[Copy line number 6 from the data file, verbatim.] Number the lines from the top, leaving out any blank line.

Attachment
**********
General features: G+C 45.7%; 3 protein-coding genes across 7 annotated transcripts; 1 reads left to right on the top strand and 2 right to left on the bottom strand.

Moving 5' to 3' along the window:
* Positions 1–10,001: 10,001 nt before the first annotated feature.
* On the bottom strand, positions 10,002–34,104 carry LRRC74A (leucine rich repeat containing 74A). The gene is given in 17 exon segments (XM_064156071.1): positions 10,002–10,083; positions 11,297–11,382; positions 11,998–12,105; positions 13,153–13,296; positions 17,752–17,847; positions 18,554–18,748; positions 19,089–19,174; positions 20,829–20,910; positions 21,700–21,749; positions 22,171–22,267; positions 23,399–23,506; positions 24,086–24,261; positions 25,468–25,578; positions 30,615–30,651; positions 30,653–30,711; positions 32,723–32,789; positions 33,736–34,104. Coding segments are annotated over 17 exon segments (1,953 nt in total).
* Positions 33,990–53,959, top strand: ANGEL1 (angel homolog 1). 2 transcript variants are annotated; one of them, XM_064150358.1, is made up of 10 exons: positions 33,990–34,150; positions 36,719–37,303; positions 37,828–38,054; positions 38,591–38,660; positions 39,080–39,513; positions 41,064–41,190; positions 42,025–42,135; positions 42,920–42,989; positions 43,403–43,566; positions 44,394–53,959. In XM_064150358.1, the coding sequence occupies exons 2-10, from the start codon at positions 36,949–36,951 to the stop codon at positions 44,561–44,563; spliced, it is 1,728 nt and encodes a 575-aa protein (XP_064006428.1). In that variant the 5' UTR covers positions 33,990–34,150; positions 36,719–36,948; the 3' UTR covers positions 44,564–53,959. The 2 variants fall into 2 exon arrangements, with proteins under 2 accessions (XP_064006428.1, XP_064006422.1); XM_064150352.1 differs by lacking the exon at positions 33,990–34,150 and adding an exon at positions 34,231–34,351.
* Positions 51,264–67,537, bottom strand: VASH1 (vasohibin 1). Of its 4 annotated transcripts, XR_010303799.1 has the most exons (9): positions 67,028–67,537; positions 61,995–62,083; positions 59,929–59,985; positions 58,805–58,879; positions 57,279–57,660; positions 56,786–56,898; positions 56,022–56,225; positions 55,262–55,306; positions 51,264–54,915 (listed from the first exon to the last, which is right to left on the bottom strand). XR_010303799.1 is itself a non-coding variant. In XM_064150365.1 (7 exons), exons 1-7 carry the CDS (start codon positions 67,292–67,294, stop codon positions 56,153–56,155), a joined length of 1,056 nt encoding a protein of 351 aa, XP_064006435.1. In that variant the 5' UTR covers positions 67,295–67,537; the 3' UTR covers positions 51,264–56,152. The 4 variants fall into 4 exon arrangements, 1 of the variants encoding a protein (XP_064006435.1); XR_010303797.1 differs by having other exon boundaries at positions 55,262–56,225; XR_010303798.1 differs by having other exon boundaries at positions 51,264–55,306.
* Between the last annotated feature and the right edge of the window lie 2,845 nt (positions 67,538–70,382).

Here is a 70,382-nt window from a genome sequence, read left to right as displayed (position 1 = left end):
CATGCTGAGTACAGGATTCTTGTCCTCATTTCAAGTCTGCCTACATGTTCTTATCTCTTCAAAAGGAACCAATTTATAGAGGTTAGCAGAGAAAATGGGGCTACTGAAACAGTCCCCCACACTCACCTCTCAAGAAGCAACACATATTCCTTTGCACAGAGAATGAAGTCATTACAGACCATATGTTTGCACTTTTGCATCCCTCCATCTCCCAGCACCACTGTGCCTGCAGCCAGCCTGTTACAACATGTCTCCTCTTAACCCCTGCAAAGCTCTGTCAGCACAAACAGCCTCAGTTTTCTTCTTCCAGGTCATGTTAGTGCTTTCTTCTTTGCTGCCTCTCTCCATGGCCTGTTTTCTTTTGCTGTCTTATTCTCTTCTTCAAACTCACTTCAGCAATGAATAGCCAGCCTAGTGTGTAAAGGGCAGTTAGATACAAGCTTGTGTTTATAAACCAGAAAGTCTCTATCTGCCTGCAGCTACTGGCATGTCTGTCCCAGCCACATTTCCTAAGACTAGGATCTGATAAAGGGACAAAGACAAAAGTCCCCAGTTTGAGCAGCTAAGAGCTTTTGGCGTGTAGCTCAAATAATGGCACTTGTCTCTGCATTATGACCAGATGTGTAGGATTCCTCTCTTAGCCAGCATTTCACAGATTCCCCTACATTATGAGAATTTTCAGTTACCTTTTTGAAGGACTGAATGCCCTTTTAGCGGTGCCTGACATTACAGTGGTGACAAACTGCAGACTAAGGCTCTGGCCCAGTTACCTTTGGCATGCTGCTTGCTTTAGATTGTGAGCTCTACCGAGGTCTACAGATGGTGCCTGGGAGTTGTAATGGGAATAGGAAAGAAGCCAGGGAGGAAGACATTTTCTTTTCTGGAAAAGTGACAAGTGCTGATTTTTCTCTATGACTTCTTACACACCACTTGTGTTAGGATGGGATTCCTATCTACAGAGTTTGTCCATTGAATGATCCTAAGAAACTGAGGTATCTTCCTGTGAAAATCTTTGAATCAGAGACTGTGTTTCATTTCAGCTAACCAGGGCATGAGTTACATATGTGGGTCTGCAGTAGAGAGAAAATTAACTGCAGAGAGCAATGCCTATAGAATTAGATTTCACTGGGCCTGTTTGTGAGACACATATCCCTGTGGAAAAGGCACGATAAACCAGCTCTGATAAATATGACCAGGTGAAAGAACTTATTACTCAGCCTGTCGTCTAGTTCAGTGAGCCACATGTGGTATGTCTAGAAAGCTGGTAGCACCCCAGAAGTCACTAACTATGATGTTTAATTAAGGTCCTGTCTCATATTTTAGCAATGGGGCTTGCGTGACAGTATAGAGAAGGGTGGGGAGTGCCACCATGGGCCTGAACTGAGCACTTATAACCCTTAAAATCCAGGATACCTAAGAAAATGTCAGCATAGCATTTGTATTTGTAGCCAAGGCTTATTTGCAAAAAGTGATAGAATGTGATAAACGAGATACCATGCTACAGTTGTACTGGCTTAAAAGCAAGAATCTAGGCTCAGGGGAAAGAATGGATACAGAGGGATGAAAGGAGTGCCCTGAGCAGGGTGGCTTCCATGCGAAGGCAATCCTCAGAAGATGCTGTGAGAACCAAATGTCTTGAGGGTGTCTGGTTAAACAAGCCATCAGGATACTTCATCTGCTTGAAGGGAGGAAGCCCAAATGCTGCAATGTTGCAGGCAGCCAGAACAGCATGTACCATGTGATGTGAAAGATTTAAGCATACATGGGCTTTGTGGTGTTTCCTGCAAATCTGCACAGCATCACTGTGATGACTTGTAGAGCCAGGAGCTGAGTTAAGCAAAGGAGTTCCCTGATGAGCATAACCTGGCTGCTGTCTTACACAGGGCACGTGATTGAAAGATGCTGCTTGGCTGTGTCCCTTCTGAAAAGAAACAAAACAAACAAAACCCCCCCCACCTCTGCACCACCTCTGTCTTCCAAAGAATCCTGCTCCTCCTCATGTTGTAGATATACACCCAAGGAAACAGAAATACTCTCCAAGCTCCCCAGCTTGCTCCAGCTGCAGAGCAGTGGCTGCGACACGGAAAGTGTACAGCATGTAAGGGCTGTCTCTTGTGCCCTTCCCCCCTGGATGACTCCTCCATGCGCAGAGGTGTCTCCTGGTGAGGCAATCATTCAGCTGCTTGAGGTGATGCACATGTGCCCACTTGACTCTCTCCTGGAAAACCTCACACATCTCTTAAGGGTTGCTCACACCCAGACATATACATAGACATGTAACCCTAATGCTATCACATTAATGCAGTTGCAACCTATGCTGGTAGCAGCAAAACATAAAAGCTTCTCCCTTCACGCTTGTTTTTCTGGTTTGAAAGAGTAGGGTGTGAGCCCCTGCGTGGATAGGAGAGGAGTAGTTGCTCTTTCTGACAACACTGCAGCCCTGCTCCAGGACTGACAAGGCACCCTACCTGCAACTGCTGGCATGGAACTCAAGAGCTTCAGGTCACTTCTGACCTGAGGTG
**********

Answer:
* Positions 51,264–67,537, bottom strand: VASH1 (vasohibin 1). Of its 4 annotated transcripts, XR_010303799.1 has the most exons (9): positions 67,028–67,537; positions 61,995–62,083; positions 59,929–59,985; positions 58,805–58,879; positions 57,279–57,660; positions 56,786–56,898; positions 56,022–56,225; positions 55,262–55,306; positions 51,264–54,915 (listed from the first exon to the last, which is right to left on the bottom strand). XR_010303799.1 is itself a non-coding variant. In XM_064150365.1 (7 exons), exons 1-7 carry the CDS (start codon positions 67,292–67,294, stop codon positions 56,153–56,155), a joined length of 1,056 nt encoding a protein of 351 aa, XP_064006435.1. In that variant the 5' UTR covers positions 67,295–67,537; the 3' UTR covers positions 51,264–56,152. The 4 variants fall into 4 exon arrangements, 1 of the variants encoding a protein (XP_064006435.1); XR_010303797.1 differs by having other exon boundaries at positions 55,262–56,225; XR_010303798.1 differs by having other exon boundaries at positions 51,264–55,306.